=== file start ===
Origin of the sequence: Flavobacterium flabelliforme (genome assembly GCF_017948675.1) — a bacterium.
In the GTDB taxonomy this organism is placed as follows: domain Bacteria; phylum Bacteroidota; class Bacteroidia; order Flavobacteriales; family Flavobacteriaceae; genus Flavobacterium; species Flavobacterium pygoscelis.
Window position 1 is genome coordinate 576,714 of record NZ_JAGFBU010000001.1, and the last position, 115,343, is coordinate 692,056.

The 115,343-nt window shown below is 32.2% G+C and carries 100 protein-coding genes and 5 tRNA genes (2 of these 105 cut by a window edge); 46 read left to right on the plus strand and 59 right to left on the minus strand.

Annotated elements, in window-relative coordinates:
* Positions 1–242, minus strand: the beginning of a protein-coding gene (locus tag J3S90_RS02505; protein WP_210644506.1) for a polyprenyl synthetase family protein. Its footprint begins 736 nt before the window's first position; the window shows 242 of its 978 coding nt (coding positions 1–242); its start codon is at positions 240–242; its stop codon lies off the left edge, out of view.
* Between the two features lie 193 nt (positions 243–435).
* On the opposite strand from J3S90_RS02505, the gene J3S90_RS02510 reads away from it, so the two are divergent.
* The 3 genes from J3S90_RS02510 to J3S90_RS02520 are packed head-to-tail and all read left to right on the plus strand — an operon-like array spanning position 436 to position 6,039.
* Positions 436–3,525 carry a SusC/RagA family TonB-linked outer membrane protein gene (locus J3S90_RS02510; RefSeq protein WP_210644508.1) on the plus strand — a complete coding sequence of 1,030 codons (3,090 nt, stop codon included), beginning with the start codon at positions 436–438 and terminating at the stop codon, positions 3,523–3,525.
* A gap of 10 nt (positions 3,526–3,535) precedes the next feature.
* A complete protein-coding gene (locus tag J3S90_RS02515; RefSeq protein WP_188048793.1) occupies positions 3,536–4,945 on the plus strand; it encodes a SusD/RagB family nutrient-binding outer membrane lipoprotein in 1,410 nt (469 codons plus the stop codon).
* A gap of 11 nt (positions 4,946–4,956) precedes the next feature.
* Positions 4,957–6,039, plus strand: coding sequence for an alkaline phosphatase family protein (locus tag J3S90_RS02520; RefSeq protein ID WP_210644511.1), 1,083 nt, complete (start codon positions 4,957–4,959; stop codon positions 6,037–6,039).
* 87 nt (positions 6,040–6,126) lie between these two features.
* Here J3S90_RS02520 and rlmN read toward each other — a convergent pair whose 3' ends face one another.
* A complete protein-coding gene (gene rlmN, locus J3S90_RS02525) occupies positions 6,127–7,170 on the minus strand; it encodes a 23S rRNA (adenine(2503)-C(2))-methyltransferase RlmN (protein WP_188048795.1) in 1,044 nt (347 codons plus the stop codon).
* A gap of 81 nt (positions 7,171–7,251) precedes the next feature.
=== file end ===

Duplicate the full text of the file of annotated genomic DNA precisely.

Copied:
Origin of the sequence: Flavobacterium flabelliforme (genome assembly GCF_017948675.1) — a bacterium.
In the GTDB taxonomy this organism is placed as follows: domain Bacteria; phylum Bacteroidota; class Bacteroidia; order Flavobacteriales; family Flavobacteriaceae; genus Flavobacterium; species Flavobacterium pygoscelis.
Window position 1 is genome coordinate 576,714 of record NZ_JAGFBU010000001.1, and the last position, 115,343, is coordinate 692,056.

The 115,343-nt window shown below is 32.2% G+C and carries 100 protein-coding genes and 5 tRNA genes (2 of these 105 cut by a window edge); 46 read left to right on the plus strand and 59 right to left on the minus strand.

Annotated elements, in window-relative coordinates:
* Positions 1–242, minus strand: the beginning of a protein-coding gene (locus tag J3S90_RS02505; protein WP_210644506.1) for a polyprenyl synthetase family protein. Its footprint begins 736 nt before the window's first position; the window shows 242 of its 978 coding nt (coding positions 1–242); its start codon is at positions 240–242; its stop codon lies off the left edge, out of view.
* Between the two features lie 193 nt (positions 243–435).
* On the opposite strand from J3S90_RS02505, the gene J3S90_RS02510 reads away from it, so the two are divergent.
* The 3 genes from J3S90_RS02510 to J3S90_RS02520 are packed head-to-tail and all read left to right on the plus strand — an operon-like array spanning position 436 to position 6,039.
* Positions 436–3,525 carry a SusC/RagA family TonB-linked outer membrane protein gene (locus J3S90_RS02510; RefSeq protein WP_210644508.1) on the plus strand — a complete coding sequence of 1,030 codons (3,090 nt, stop codon included), beginning with the start codon at positions 436–438 and terminating at the stop codon, positions 3,523–3,525.
* A gap of 10 nt (positions 3,526–3,535) precedes the next feature.
* A complete protein-coding gene (locus tag J3S90_RS02515; RefSeq protein WP_188048793.1) occupies positions 3,536–4,945 on the plus strand; it encodes a SusD/RagB family nutrient-binding outer membrane lipoprotein in 1,410 nt (469 codons plus the stop codon).
* A gap of 11 nt (positions 4,946–4,956) precedes the next feature.
* Positions 4,957–6,039, plus strand: coding sequence for an alkaline phosphatase family protein (locus tag J3S90_RS02520; RefSeq protein ID WP_210644511.1), 1,083 nt, complete (start codon positions 4,957–4,959; stop codon positions 6,037–6,039).
* 87 nt (positions 6,040–6,126) lie between these two features.
* Here J3S90_RS02520 and rlmN read toward each other — a convergent pair whose 3' ends face one another.
* A complete protein-coding gene (gene rlmN, locus J3S90_RS02525) occupies positions 6,127–7,170 on the minus strand; it encodes a 23S rRNA (adenine(2503)-C(2))-methyltransferase RlmN (protein WP_188048795.1) in 1,044 nt (347 codons plus the stop codon).
* A gap of 81 nt (positions 7,171–7,251) precedes the next feature.